#36 From the Empire of the Franks to the Land of the Germans

Cologne is in an intermediate phase around the year 900. In the whole region of the former Frankish Middle Kingdom of Lothar the question is going around, which empire can protect it better? To which sub-kingdom of Charles the Great’s former Frankish empire do people feel more attached? The West Frankish Empire, which later became France? Or to the Eastern Frankish Empire, which later becomes the Holy Roman Empire and the Kingdom of Germany?

#36 From the Empire of the Franks to the Land of the Germans The History of Cologne

Cologne is in an intermediate phase around the year 900. In the whole region of the former Frankish Middle Kingdom of Lothar the question is going around, which empire can protect it better? To which sub-kingdom of Charles the Great's former Frankish empire do people feel more attached? The West Frankish Empire, which later became France? Or to the Eastern Frankish Empire, which later becomes the Holy Roman Empire and the Kingdom of Germany?

The Duchy of Lotharingia (Lorraine)

The Duchy of Lotharingia in 921 green and orange. The dotted red line is the language barrier between German and French.

Henry I. in battle against the Hungarians (Magyars) in 933

Treaty of Bonn in 921 between East and West Francia

Henry I of Germany and Charles III of France meet on a boat in the middle of the Rhine. Maybe this guy with the staff was the Cologne archbishop?

This is of course not a contemporary depiction but a romanticized drawing from the 19th century.

St. Maria Ablass (St. Mary Indulgence)

St. Mary Indulgence on the Cologne city map of 1571 by Arnold Mercator.

Von © Raimond Spekking / CC BY-SA 4.0 (via Wikimedia Commons), CC BY-SA 4.0, https://commons.wikimedia.org/w/index.php?curid=91195727

The annex of St. Mary Indulgence today is the only thing left of this once three nave basilica. It was demolished in 1808.

St. Johann Baptist (St. John Baptist)

The parish church of St. John Baptist. It is the smaller, right church next to St. Catherine (monastery church).

Von Fritz Zapp, Rheinisches Bildarchiv, rba_720026, CC BY-SA 3.0, https://commons.wikimedia.org/w/index.php?curid=109930999

St. John Baptist ca. 1915, seen from the Severin street looking to the east.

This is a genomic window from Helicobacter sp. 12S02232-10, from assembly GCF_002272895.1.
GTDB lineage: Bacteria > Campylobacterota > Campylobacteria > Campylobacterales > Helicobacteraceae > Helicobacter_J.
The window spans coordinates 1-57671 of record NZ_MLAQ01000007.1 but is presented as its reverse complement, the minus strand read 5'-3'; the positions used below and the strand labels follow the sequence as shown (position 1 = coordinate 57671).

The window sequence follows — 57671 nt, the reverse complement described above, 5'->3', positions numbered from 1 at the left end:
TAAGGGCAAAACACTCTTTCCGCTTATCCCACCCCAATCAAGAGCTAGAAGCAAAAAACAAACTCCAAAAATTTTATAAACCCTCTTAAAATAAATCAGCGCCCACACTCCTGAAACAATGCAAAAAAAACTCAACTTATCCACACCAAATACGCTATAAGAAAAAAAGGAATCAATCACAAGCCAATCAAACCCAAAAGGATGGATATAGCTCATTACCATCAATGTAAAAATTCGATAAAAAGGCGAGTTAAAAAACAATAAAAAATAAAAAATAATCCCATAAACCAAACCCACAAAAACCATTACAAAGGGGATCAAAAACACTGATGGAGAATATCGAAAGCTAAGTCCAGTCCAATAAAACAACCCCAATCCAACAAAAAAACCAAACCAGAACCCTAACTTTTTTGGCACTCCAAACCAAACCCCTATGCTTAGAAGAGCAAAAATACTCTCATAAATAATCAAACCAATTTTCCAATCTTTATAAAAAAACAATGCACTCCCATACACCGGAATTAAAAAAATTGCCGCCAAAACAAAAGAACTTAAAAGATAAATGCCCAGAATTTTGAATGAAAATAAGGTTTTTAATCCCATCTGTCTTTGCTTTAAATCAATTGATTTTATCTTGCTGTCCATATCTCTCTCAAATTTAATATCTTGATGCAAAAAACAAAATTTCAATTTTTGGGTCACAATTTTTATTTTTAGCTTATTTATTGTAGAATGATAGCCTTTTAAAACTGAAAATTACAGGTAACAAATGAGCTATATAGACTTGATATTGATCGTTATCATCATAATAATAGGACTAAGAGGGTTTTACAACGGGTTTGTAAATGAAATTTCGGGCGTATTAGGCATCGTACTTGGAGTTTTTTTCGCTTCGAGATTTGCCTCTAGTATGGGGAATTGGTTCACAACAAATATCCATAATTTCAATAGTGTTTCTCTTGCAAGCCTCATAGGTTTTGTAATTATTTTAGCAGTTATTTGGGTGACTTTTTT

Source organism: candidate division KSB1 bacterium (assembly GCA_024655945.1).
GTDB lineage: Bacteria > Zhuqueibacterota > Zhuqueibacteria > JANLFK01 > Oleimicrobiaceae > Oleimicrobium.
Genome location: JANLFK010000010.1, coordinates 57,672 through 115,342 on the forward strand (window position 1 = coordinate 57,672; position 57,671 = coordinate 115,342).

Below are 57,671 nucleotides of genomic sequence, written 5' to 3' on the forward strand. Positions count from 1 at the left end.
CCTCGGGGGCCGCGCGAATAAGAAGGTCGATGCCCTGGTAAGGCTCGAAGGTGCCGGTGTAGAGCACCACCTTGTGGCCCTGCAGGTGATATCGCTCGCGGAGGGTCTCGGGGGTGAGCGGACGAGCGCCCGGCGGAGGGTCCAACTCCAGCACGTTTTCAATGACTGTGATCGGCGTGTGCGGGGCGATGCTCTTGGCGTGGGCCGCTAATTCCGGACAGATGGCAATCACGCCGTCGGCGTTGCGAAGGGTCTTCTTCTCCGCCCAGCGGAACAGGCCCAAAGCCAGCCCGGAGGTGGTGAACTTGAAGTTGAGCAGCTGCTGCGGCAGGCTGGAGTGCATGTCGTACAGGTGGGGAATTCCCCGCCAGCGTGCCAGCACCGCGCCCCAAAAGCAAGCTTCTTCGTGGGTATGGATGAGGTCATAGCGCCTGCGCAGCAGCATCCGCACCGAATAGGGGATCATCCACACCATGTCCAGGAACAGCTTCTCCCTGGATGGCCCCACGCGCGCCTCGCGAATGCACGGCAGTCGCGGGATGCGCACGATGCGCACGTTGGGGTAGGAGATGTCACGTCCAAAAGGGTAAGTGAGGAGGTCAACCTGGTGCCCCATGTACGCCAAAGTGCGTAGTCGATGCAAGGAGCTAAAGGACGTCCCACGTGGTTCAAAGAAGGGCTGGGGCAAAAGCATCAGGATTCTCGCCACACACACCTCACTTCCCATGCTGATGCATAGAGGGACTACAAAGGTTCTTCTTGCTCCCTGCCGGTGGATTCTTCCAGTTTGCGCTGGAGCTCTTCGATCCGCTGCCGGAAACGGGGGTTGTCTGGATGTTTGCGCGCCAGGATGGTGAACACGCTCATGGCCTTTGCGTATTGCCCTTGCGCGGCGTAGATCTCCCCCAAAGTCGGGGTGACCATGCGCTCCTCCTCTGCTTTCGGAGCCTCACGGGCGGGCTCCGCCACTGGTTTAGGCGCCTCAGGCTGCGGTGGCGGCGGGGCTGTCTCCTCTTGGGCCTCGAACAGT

The tilted church tower of St. John Baptist in 2004

Von A.Savin (WikiCommons) – Eigenes Werk, CC BY-SA 3.0, https://commons.wikimedia.org/w/index.php?curid=1239223

St. John Baptist today

Von Photo by CEphoto, Uwe Aranas or alternatively © CEphoto, Uwe Aranas, CC BY-SA 3.0, https://commons.wikimedia.org/w/index.php?curid=50654993

Only parts of the once early medieval church remain.

Von © Raimond Spekking / CC BY-SA 4.0 (via Wikimedia Commons), CC BY-SA 4.0, https://commons.wikimedia.org/w/index.php?curid=13674640

The interior of the church is designed in the typical post-war style of German church building. Remnants of the old building were integrated into the new construction.

2 thoughts on “#36 From the Empire of the Franks to the Land of the Germans

  1. “… and the Dusseldorfers” Yes! Perfeckt. I am so glad that you mentioned your podcast is the podcast you would listen to yourself. That makes all the difference. You supplemental posts on various platforms are really great. I look forward to a guided tour the next time I cross the pond.

    Liked by 1 person

    1. Glad you picked up that little hint at Düsseldorf. 😀 And as a matter of a fact, I actually do listen to my own podcast in my car on my way to work. 😀 Thanks for your feedback, hope travel will get easier soon. Then we can do that for sure.

      Liked by 1 person

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